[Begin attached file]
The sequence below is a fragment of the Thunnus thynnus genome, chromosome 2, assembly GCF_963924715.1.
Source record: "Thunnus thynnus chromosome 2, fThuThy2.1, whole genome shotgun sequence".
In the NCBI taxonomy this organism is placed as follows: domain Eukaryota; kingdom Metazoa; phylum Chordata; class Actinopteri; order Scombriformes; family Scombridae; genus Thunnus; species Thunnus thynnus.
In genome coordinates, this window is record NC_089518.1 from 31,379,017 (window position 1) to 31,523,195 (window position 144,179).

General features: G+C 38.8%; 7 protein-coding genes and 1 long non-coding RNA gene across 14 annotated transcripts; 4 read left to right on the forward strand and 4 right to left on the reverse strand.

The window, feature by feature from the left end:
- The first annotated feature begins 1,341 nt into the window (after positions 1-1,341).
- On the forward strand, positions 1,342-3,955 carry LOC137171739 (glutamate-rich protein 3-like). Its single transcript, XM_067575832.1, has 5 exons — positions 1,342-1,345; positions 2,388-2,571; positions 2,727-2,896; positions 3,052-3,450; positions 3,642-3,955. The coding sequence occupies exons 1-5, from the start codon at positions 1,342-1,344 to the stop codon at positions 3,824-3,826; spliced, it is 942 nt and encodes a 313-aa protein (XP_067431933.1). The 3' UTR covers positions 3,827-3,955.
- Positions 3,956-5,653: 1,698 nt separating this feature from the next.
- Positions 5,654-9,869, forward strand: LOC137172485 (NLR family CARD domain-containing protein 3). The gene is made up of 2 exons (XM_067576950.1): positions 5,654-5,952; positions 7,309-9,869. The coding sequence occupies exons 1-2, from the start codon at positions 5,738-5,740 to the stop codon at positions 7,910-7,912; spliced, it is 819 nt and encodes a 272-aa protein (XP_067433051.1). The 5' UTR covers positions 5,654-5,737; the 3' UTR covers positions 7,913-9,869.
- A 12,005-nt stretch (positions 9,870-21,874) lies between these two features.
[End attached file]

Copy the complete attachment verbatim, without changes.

The sequence below is a fragment of the Thunnus thynnus genome, chromosome 2, assembly GCF_963924715.1.
Source record: "Thunnus thynnus chromosome 2, fThuThy2.1, whole genome shotgun sequence".
In the NCBI taxonomy this organism is placed as follows: domain Eukaryota; kingdom Metazoa; phylum Chordata; class Actinopteri; order Scombriformes; family Scombridae; genus Thunnus; species Thunnus thynnus.
In genome coordinates, this window is record NC_089518.1 from 31,379,017 (window position 1) to 31,523,195 (window position 144,179).

General features: G+C 38.8%; 7 protein-coding genes and 1 long non-coding RNA gene across 14 annotated transcripts; 4 read left to right on the forward strand and 4 right to left on the reverse strand.

The window, feature by feature from the left end:
- The first annotated feature begins 1,341 nt into the window (after positions 1-1,341).
- On the forward strand, positions 1,342-3,955 carry LOC137171739 (glutamate-rich protein 3-like). Its single transcript, XM_067575832.1, has 5 exons — positions 1,342-1,345; positions 2,388-2,571; positions 2,727-2,896; positions 3,052-3,450; positions 3,642-3,955. The coding sequence occupies exons 1-5, from the start codon at positions 1,342-1,344 to the stop codon at positions 3,824-3,826; spliced, it is 942 nt and encodes a 313-aa protein (XP_067431933.1). The 3' UTR covers positions 3,827-3,955.
- Positions 3,956-5,653: 1,698 nt separating this feature from the next.
- Positions 5,654-9,869, forward strand: LOC137172485 (NLR family CARD domain-containing protein 3). The gene is made up of 2 exons (XM_067576950.1): positions 5,654-5,952; positions 7,309-9,869. The coding sequence occupies exons 1-2, from the start codon at positions 5,738-5,740 to the stop codon at positions 7,910-7,912; spliced, it is 819 nt and encodes a 272-aa protein (XP_067433051.1). The 5' UTR covers positions 5,654-5,737; the 3' UTR covers positions 7,913-9,869.
- A 12,005-nt stretch (positions 9,870-21,874) lies between these two features.